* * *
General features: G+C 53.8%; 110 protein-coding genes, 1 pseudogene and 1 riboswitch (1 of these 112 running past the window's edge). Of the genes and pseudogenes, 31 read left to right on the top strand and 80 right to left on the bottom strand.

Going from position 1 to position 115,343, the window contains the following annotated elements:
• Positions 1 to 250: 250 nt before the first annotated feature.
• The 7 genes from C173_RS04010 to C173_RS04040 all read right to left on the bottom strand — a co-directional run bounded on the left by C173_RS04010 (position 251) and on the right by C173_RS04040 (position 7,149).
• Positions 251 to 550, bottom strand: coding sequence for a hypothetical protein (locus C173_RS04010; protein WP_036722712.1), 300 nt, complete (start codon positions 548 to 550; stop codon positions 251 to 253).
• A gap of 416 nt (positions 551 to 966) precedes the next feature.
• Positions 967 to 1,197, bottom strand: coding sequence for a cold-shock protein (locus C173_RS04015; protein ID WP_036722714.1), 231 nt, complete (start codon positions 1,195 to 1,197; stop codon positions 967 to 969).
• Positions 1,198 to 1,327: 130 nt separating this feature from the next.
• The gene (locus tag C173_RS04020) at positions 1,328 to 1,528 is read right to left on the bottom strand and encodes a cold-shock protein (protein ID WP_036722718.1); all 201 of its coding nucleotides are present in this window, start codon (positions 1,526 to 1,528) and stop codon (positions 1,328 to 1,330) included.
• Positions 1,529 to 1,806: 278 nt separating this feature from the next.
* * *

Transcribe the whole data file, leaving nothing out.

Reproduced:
General features: G+C 53.8%; 110 protein-coding genes, 1 pseudogene and 1 riboswitch (1 of these 112 running past the window's edge). Of the genes and pseudogenes, 31 read left to right on the top strand and 80 right to left on the bottom strand.

Going from position 1 to position 115,343, the window contains the following annotated elements:
• Positions 1 to 250: 250 nt before the first annotated feature.
• The 7 genes from C173_RS04010 to C173_RS04040 all read right to left on the bottom strand — a co-directional run bounded on the left by C173_RS04010 (position 251) and on the right by C173_RS04040 (position 7,149).
• Positions 251 to 550, bottom strand: coding sequence for a hypothetical protein (locus C173_RS04010; protein WP_036722712.1), 300 nt, complete (start codon positions 548 to 550; stop codon positions 251 to 253).
• A gap of 416 nt (positions 551 to 966) precedes the next feature.
• Positions 967 to 1,197, bottom strand: coding sequence for a cold-shock protein (locus C173_RS04015; protein ID WP_036722714.1), 231 nt, complete (start codon positions 1,195 to 1,197; stop codon positions 967 to 969).
• Positions 1,198 to 1,327: 130 nt separating this feature from the next.
• The gene (locus tag C173_RS04020) at positions 1,328 to 1,528 is read right to left on the bottom strand and encodes a cold-shock protein (protein ID WP_036722718.1); all 201 of its coding nucleotides are present in this window, start codon (positions 1,526 to 1,528) and stop codon (positions 1,328 to 1,330) included.
• Positions 1,529 to 1,806: 278 nt separating this feature from the next.